An admission as to the cause of an accident, made by a party to an action at a hearing before an auditor and introduced in evidence at a subsequent trial of the action, was not binding upon the party at the trial in view of her testimony at the trial contrary to the admission. [638-639]
Where testimony by the plaintiff as to the cause of an accident at the jury trial of a tort action, tried on an auditor's report and other evidence which warranted a verdict returned for the plaintiff, directly contradicted her testimony before the auditor, and by reason of that circumstance and the nature of certain testimony by the plaintiff on the issue of damages the trial judge properly took the view that he should act to prevent a miscarriage of justice, he nevertheless should not have ordered entry of a verdict for the defendant under leave reserved. [639-640]
In the circumstances, following a rescript from this court in an action sustaining an exception to the entry of a verdict for the defendant under leave reserved, and before judgment, a judge of the Superior Court in the exercise of his discretion under Rule 2 of the Superior Court (1954) might entertain a motion by the defendant for a new trial notwithstanding the limitation of time specified in Rule 54. 
TORT. Writ in the Municipal Court of the City of Boston dated November 16, 1956.
The action was removed to the Superior Court. A second trial in that court was before Smith, J.
Timothy J. McInerney for the plaintiff.
James C. Roy for the defendant.
SPALDING, J. This action of tort is here for the second time, 341 Mass. 690 . When the case was here before, it had been tried to an auditor (facts not final) and thereafter to a jury. The declaration contains two counts. The first count alleges that the plaintiff was a passenger in the defendant's bus and was injured due to the defendant's negligence in its operation. The second count alleges that the defendant negligently permitted the station and premises to become defective and unsafe, and was negligent in their maintenance.
At the first trial the case was tried on the auditor's report and other evidence, and the jury found for the plaintiff on each count. There was evidence at that trial, both from the auditor's report and otherwise, that the accident was caused in whole or in part by an icy condition on a manhole cover which the plaintiff stepped on in alighting from the defendant's bus. When the case came here on the defendant's exceptions it was held that a letter sent by the plaintiff to the defendant did not meet the requirements of G. L. c. 84, Section 21, with respect to notice where snow or ice was involved, and that the judge erred in charging the jury that the letter, if sent, was a good notice.
At the second trial the case was tried on the auditor's report and other evidence. At the close of the evidence the judge submitted the following special question to the jury: "Were the injuries allegedly sustained by the plaintiff Emma M. Brown due to a fall on ice or snow on the manhole cover?" The jury's answer was "no."
Following the arguments and charge, the case was submitted to the jury and a verdict for the plaintiff was returned, which was taken under leave reserved. Thereafter, on motion of the defendant, the judge entered a verdict for the defendant, subject to the plaintiff's exception.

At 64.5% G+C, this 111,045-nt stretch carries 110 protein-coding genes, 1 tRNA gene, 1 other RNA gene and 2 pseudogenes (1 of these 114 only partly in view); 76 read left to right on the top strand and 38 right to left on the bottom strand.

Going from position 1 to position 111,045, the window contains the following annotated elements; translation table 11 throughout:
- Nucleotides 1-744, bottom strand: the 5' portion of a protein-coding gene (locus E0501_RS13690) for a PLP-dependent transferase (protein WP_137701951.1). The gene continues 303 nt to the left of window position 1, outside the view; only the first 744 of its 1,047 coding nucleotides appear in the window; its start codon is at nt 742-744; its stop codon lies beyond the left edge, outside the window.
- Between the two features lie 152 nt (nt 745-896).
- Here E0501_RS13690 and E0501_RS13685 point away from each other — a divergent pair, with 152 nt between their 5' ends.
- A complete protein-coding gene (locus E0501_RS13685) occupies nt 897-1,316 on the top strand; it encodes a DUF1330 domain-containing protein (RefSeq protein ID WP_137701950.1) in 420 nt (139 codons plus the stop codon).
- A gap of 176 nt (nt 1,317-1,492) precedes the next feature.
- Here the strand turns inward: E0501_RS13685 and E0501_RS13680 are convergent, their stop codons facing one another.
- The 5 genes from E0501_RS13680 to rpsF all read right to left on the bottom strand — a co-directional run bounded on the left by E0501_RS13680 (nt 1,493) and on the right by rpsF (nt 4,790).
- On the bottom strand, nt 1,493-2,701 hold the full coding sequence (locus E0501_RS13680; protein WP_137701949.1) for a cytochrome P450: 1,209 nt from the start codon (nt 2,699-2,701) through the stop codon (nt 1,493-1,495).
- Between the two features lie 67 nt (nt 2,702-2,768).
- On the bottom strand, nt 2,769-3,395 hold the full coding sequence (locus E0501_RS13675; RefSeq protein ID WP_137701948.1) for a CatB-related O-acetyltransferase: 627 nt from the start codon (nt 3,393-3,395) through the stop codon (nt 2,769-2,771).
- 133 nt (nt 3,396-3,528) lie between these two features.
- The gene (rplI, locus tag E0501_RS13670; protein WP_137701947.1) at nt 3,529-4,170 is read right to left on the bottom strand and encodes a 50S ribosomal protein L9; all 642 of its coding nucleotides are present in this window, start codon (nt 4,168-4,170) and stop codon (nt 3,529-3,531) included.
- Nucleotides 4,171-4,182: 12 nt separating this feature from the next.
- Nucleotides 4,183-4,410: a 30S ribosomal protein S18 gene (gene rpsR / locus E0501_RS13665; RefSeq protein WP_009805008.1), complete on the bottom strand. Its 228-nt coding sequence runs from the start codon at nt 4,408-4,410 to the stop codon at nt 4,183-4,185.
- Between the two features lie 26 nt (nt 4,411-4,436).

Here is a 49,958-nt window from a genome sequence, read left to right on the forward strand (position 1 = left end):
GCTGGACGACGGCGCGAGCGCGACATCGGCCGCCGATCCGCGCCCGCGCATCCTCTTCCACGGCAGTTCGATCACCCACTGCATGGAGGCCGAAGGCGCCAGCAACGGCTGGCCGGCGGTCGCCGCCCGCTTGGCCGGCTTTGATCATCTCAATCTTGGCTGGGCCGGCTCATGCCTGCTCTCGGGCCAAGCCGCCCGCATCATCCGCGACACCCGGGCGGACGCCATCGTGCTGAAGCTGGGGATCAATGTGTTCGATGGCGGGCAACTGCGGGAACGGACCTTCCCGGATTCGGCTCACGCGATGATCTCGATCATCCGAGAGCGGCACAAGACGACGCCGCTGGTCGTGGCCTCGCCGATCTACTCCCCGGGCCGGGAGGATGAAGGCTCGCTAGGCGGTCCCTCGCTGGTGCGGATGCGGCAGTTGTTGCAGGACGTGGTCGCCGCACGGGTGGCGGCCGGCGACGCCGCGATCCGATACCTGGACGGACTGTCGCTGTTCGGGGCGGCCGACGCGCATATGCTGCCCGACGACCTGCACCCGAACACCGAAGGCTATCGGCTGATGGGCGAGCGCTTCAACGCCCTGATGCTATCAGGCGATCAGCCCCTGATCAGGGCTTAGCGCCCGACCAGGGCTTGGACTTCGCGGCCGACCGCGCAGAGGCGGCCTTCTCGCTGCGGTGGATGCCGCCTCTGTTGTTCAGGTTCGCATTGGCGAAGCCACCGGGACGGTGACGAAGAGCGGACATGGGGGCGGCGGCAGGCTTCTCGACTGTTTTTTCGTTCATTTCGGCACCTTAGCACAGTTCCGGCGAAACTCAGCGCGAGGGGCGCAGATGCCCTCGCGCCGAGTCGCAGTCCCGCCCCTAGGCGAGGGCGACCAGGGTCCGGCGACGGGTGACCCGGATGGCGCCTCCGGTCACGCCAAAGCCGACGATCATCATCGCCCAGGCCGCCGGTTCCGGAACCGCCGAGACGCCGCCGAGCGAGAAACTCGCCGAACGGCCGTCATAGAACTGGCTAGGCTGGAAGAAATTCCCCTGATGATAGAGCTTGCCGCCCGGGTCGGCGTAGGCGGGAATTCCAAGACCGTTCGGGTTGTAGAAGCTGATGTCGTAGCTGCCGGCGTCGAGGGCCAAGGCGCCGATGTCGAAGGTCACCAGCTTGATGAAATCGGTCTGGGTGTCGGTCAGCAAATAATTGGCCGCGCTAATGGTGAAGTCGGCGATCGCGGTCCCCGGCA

The judge then reported the case. In the report the judge recites: "At the trial before me, the plaintiff testified that the temperature on the day of her accident was neither warm nor cold. Evidence was introduced before me by a qualified court stenographer who took the evidence
at the Auditor's trial, that the plaintiff on that occasion testified that on the day of the accident the day was `very, very cold.' At the trial before me, the plaintiff testified that there was no ice on the manhole cover. Evidence adduced by the court stenographer disclosed that on both direct and cross-examination at the Auditor's trial, the plaintiff had testified that the manhole cover had ice on it and that her fall had been caused by slipping on the ice. At the trial before me, the only evidence introduced as to the alleged defective condition of the manhole cover and the plaintiff's accident was that she slipped on the surface of the manhole cover which was smooth, slippery, shiny, wet and worn." Later in the report the judge stated: "[The plaintiff] . . . admitted having testified at the first trial that the manhole cover was `icy,' and no adequate explanation was given at the trial before me clarifying these admissions. If the plaintiff is bound by these admissions, the case before me was in the same posture as the original trial before a jury, in that no adequate notice required by G. L. . . . Chapter 84, section 21, had been given."
The question presented by the report is whether the plaintiff's admissions at the auditor's trial were binding upon her at the second trial. Unless they were, the action of the judge in entering a verdict for the defendant under leave reserved was error, for according to the evidence at the second trial the plaintiff's injuries were not caused by snow or ice and the inadequacy of the notice would not bar recovery.